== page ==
“I remember the first time I saw him in a bar, and everyone started whispering excitedly, ‘There’s Mr. Tee!’ Hensley said. “And then, he pulled food out of an all red sack and started passing it around like Santa – it was awesome! I know Tuscaloosa loves him very much.”
Trone’s altruistic nature extends beyond The Strip. While the pandemic slightly delayed some steps in the opening of his restaurant, he found himself with a decent amount of free time. He recently had the idea to share some of his famous barbecue with the Community Soup Bowl, a local soup kitchen.
A longtime patron said Thursdays, which are the days that Trone delivers, are a highly anticipated day there.
“We are thankful for all of the meals served here,” the patron said. “But Mr. Tee’s barbecue is like pizza day when you were in school – it’s just something everyone gets excited about. It’s very sweet of him to take the time to make all that food for us, he’s just a really good man.”
Trone said serving the soup kitchen is what has really gotten him through this pandemic, and while he has had to take a short break from it to finalize opening the restaurant, he will be resuming his Thursday meal deliveries, where he not only brings his barbecue, but some of his wife’s home cooking as well.
Besides delicious barbecue and a welcoming demeanor, there is something else that is essential to the “Mr. Tee” persona: his naval captain’s hat. Trone explained the accessory has roots in his military connections. Both his father and cousin served in the United States Army, as did his wife, whom he met later in life.
Trone never actively served, but he was in the reserves, and while he never became a captain, well, the hat “always looked good on me,” Trone said. Trone has been wearing the captain’s hat for nearly 60 years now and continues to wear it to show his appreciation for the military.
While having such a high status in the community may have inflated the ego of a lesser man, Trone stays humble.
“That’s very nice, and I love hearing that,” he said when asked about his “local hero” status. “But all of the glory goes to God. He has blessed me and it is truly a blessing to be able to be here and to have been able to serve those kids. I think one of the reasons people like me so much is because I’m nice to everyone, I treat everyone the same, because I see them all as special. Anyone can do that, because everyone is special. I’ve been truly blessed to do what I do.”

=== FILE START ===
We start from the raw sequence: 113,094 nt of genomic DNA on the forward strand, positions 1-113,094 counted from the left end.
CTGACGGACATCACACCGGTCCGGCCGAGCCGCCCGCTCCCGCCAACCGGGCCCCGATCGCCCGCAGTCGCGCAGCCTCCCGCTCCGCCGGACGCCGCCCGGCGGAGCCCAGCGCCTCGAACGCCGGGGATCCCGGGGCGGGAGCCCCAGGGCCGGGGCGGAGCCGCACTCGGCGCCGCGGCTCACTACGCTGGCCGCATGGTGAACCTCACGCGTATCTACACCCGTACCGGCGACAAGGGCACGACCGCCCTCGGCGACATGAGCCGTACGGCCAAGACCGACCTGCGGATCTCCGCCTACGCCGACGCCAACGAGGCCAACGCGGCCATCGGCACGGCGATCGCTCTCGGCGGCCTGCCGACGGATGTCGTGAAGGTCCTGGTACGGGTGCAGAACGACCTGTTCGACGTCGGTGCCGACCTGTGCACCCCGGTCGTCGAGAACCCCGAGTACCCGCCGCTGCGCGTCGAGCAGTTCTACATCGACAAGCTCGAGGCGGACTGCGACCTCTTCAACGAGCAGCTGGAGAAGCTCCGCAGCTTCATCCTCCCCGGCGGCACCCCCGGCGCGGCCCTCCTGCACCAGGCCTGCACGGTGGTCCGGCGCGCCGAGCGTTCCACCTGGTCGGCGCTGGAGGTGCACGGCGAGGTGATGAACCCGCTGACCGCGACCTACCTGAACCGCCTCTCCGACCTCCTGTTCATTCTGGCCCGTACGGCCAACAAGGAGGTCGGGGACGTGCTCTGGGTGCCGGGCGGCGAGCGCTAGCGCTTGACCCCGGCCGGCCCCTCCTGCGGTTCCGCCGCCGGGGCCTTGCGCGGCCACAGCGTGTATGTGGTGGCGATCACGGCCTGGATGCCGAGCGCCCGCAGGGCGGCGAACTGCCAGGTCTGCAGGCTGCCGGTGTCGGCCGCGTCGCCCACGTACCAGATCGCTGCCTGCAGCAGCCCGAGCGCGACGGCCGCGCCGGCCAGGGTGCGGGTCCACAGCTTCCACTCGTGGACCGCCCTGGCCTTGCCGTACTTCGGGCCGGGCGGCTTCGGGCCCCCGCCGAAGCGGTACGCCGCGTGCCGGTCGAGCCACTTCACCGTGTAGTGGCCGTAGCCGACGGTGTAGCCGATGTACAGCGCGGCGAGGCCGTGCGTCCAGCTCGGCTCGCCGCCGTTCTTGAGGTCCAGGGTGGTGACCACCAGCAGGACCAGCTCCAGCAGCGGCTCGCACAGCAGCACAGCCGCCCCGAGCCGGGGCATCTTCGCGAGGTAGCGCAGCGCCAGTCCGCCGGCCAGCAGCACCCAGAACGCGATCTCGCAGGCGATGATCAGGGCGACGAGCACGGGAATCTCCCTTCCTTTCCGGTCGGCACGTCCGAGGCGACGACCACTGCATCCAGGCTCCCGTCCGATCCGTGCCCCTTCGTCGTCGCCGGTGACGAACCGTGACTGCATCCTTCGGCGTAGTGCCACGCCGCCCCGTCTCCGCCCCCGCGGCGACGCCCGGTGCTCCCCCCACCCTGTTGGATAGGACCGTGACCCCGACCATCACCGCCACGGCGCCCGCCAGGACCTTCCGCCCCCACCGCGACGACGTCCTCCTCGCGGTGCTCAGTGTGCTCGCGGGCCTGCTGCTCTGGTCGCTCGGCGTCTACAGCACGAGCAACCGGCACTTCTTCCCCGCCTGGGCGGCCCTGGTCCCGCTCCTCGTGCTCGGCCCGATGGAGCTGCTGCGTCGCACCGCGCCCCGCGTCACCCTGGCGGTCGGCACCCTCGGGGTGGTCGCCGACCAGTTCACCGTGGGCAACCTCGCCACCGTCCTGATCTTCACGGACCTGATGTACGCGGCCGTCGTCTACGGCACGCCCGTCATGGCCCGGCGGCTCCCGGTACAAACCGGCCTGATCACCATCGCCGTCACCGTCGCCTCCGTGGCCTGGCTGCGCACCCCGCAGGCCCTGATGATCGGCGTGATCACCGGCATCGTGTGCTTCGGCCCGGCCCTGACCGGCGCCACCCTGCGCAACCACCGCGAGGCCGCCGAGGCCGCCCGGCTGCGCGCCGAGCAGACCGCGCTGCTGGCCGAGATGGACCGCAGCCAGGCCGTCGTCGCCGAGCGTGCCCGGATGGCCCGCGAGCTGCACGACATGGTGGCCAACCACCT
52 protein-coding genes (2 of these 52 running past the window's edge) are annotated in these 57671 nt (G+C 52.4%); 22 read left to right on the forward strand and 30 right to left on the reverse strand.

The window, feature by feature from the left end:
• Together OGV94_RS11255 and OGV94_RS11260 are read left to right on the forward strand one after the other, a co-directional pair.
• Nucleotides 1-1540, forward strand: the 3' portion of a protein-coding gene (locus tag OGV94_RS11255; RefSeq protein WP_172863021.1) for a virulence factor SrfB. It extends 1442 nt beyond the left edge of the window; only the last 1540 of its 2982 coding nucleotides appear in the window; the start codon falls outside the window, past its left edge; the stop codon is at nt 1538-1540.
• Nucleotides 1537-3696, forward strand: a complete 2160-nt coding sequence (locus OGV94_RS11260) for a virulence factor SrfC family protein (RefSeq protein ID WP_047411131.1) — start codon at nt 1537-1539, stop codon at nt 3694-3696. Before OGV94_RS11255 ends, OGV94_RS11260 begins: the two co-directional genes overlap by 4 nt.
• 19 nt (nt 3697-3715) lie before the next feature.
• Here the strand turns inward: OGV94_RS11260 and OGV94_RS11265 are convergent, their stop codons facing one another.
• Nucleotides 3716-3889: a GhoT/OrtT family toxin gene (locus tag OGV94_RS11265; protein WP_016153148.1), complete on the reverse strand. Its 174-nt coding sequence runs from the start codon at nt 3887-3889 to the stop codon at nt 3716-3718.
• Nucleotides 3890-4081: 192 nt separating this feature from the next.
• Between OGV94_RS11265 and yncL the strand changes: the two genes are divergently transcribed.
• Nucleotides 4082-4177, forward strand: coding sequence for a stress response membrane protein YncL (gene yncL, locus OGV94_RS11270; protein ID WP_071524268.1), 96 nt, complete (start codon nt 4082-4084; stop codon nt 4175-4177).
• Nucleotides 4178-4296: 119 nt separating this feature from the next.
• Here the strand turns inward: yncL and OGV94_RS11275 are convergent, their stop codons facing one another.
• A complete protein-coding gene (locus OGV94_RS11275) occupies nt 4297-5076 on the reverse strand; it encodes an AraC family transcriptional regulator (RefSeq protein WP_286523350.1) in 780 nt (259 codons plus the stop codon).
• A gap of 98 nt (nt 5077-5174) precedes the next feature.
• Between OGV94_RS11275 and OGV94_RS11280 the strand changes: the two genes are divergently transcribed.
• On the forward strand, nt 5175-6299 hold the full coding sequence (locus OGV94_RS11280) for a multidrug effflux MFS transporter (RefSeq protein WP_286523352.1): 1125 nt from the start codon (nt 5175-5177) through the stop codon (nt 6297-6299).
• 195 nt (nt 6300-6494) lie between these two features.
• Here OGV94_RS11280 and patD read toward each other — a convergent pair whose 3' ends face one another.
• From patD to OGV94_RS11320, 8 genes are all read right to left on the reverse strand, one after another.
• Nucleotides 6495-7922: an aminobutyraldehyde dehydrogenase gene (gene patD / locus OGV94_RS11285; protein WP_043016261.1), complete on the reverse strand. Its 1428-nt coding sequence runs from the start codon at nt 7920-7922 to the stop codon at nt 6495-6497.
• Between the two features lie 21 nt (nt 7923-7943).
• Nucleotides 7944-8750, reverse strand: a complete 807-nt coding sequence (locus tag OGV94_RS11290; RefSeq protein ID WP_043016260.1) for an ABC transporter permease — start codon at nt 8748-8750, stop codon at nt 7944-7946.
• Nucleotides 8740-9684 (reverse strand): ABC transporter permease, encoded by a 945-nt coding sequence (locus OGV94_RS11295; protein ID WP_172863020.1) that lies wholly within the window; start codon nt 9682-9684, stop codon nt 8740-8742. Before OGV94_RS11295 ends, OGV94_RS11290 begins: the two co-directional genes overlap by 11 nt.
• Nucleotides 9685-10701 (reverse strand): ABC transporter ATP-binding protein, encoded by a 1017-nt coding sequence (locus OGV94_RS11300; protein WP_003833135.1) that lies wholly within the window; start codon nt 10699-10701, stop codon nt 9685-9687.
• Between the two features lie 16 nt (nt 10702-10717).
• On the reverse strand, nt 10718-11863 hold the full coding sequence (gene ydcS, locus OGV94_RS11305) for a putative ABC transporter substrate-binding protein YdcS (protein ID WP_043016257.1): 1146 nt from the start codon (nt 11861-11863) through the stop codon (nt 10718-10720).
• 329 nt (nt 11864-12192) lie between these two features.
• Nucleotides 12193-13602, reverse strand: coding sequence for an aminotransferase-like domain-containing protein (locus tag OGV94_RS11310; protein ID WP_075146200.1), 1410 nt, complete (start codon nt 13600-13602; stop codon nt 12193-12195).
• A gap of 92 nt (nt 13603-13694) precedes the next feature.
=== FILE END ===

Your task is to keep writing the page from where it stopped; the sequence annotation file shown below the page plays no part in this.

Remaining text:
Having returned to the restaurant business more than a decade after his last one, naturally, some things have changed. Trone explained that before the pandemic struck, a lot of the change in Tuscaloosa was very beneficial to the restaurant business. He recounted how over the past decade, people started eating out more and as more people came to the city, more people were frequenting the local businesses. He further expressed hopes for better days ahead – when the regulations will be lifted in Tuscaloosa and things will go “back to normal.”
The road to Mr. Tee’s Awesome BBQ and Home Cooking has been one that has lasted a lifetime, even though it was not originally on Trone’s radar – as can be seen by his many other ventures. It has definitely not been an easy road, but Trone has never given in to worry after finding his faith and deciding from then on that everything was in God’s hands.
After achieving his own dream, Trone has very simple words of advice for his “children” who will be graduating from the University in the hopes of pursuing their dreams in years to come.
“Any dream worth having is worth working hard at,” Trone said. “So, find what you’re good at, what you’re passionate about, and go after it. Believe in yourself, and put God first, and it will happen for you.”